by Sayer Ji, Green Med Info:
The numbers reflect the latest data available as of Feb. 12 from the CDC’s Vaccine Adverse Event Reporting System website. Of the 929 reported deaths, about one-third occurred within 48 hours
According to new data released today, as of Feb. 12, 15,923 adverse reactions to COVID vaccines, including 929 deaths, have been reported to the Centers for Disease Control and Prevention’s (CDC) Vaccine Adverse Event Reporting System (VAERS) since Dec. 14, 2020.
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VAERS is the primary mechanism in the U.S. for reporting adverse vaccine reactions. Reports submitted to VAERS require further investigation before a determination can be made as to whether the reported adverse event was directly or indirectly caused by the vaccine.
The latest VAERS data show that 799 of the deaths were reported in the U.S., and that about one-third of those deaths occurred within 48 hours of the individual receiving the vaccination.
As is consistent with previous VAERS data reports, 192 of the reported deaths — or 21% — were cardiac-related. As The Defender reported earlier this month, Dr. J. Patrick Whelan, a pediatric rheumatologist, warned the U.S. Food and Drug Administration in December that mRNA vaccines like those developed by Pfizer and Moderna could cause heart attacks and other injuries in ways not assessed in safety trials.
Of the 929 deaths reported since Dec. 14, 2020, the average age of the deceased was 77.8 and the youngest was 23. Fifty-two percent of the reported deaths were among men, 45% were women and 3% are unknown. Fifty-eight percent of the deaths were reported in people who received the Pfizer vaccine, and 41% were related to the Moderna vaccine.
States with the highest reported number of deaths were: California (71); Florida (50); Ohio (38); New York (31); Kentucky (41); Michigan (31); and Texas (31).
Reports of deaths among elderly people after being vaccinated for COVID continue to surface, including the article published this week by The Defender about 46 nursing home residents in Spain who died within one month of receiving the Pfizer vaccine.
According to the latest data, 3,126 “serious” adverse reactions have been reported. Adverse reaction reports from the latest CDC data also include:
- 34 miscarriages and pre-term births
- 917 anaphylactic reactions, 70% of which were reported after a Pfizer vaccine and 30% after the Moderna vaccine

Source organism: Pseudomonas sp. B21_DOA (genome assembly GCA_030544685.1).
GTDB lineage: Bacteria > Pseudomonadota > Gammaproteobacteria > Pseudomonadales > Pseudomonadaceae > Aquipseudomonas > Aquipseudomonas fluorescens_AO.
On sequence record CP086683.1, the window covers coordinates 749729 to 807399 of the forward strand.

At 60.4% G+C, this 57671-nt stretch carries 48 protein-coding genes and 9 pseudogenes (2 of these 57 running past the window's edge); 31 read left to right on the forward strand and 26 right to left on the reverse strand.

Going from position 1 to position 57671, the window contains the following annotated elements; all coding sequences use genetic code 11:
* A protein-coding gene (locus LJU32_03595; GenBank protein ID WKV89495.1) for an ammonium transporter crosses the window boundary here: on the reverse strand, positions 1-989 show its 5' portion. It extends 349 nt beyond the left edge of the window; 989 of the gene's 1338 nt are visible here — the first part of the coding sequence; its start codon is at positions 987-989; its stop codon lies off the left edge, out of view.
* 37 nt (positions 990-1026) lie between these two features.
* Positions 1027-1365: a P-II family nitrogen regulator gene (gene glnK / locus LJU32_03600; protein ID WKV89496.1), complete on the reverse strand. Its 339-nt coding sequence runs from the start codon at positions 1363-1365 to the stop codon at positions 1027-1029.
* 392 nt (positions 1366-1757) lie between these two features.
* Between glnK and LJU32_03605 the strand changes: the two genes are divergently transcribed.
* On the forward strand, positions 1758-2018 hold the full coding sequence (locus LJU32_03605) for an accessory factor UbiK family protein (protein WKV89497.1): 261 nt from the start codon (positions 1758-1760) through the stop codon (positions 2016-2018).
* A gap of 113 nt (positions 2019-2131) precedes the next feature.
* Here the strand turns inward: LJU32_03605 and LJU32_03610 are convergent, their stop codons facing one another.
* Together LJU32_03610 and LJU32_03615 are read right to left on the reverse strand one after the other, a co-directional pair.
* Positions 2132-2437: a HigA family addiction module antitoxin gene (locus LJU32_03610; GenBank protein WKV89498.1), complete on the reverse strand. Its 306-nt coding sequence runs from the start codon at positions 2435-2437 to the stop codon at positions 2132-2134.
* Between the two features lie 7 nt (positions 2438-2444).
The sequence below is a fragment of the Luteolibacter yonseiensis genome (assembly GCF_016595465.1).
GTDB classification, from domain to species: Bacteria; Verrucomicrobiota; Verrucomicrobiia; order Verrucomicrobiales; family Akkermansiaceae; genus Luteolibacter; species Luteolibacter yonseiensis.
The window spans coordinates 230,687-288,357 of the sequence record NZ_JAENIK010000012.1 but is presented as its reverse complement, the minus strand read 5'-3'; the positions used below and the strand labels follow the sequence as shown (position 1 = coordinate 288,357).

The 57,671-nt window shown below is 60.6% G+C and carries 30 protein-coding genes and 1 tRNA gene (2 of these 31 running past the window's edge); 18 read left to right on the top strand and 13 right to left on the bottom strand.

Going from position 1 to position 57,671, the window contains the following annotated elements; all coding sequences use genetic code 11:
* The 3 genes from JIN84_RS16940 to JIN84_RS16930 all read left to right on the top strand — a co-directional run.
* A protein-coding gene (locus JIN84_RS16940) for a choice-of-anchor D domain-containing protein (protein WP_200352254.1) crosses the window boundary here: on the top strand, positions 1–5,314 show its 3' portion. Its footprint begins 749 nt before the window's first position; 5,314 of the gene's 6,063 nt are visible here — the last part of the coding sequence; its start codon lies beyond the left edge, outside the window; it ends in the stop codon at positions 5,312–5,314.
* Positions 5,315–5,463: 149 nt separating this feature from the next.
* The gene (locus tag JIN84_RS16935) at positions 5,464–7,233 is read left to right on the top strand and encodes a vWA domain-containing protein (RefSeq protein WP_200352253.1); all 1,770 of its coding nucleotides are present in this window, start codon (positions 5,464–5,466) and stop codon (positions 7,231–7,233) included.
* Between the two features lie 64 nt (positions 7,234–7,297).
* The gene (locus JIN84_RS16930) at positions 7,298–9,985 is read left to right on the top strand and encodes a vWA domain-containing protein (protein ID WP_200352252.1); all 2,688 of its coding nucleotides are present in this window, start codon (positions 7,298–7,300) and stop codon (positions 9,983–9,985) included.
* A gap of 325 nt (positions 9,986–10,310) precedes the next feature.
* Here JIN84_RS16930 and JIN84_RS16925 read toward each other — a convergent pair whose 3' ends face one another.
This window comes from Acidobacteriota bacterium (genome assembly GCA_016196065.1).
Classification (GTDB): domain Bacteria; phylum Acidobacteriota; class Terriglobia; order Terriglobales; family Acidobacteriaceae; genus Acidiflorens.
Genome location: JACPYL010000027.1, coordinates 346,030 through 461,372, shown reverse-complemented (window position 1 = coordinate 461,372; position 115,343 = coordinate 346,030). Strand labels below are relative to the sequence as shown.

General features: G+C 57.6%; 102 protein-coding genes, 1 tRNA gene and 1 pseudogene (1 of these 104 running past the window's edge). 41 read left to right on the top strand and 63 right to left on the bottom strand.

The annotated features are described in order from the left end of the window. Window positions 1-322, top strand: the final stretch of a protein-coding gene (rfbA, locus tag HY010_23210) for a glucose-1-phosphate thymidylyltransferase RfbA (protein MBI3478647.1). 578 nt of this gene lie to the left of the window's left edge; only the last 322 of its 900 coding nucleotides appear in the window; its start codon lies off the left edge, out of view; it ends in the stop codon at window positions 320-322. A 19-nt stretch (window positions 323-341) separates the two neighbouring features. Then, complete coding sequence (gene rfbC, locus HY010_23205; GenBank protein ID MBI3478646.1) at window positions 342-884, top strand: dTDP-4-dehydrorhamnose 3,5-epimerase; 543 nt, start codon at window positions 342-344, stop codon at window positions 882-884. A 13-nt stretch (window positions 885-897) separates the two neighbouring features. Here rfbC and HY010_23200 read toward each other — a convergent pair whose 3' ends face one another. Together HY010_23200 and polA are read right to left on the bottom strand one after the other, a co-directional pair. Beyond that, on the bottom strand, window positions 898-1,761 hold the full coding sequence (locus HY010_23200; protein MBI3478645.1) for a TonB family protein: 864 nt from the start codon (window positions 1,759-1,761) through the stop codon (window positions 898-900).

- Bell’s palsy (Pfizer 75%; Moderna: 25%)
So far, only Pfizer and Moderna vaccines — approved for emergency use, but not fully licensed — are being used in the U.S.
AstraZeneca’s COVID vaccine, which does not use mRNA technology, was approved for emergency use this week by the World Health Organization, paving the way for some countries to start using it. However, as The Defender reported this week, some nations have said they won’t use it, citing safety and efficacy concerns.
FiercePharma reported today that the FDA may reject the AstraZeneca vaccine over concerns relating to efficacy, especially against new COVID variants, and manufacturing issues.
News reports indicate that a growing number of people, including nearly 30% of healthcare workers, now say they don’t want the COVID vaccine, citing safety concerns.
Meanwhile, the FDA has not yet implemented systems to monitor the safety of the experimental COVID vaccines. FDA officials told The New York Times they don’t expect the systems to be up and running before the Biden administration reaches its goal of vaccinating 100 million Americans — nearly one third of the U.S. population.
As of Feb. 19, about 56.3 million people in the U.S. had received one or both doses of a COVID vaccine.
While the VAERS database numbers may seem sobering, according to a U.S. Department of Health and Human Services study, the actual number of adverse events is likely significantly higher. VAERS is a passive surveillance system that relies on the willingness of individuals to submit reports voluntarily.
According to the VAERS website, healthcare providers are required by law to report to VAERS:
- Any adverse event listed in the VAERS Table of Reportable Events Following Vaccination that occurs within the specified time period after vaccination
- An adverse event listed by the vaccine manufacturer as a contraindication to further doses of the vaccine
The CDC says healthcare providers are strongly encouraged to report:
- Any adverse event that occurs after the administration of a vaccine licensed in the United States, whether or not it is clear that a vaccine caused the adverse event
- Vaccine administration errors
However, “within the specified time” means that reactions occurring outside that timeframe may not be reported, in addition to reactions suffered hours or days later by people who don’t report those reactions to their healthcare provider.
Vaccine manufacturers are required to report to VAERS “all adverse events that come to their attention.”
Historically, however, fewer than fewer than 1% of adverse events have ever been reported to VAERS, a system that Children’s Health Defense has previously referred to as an “abject failure,” including in a December 2020 letter to Dr. David Kessler, former FDA director and now co-chair of the COVID-19 Advisory Board and President Biden’s version of Operation Warp Speed.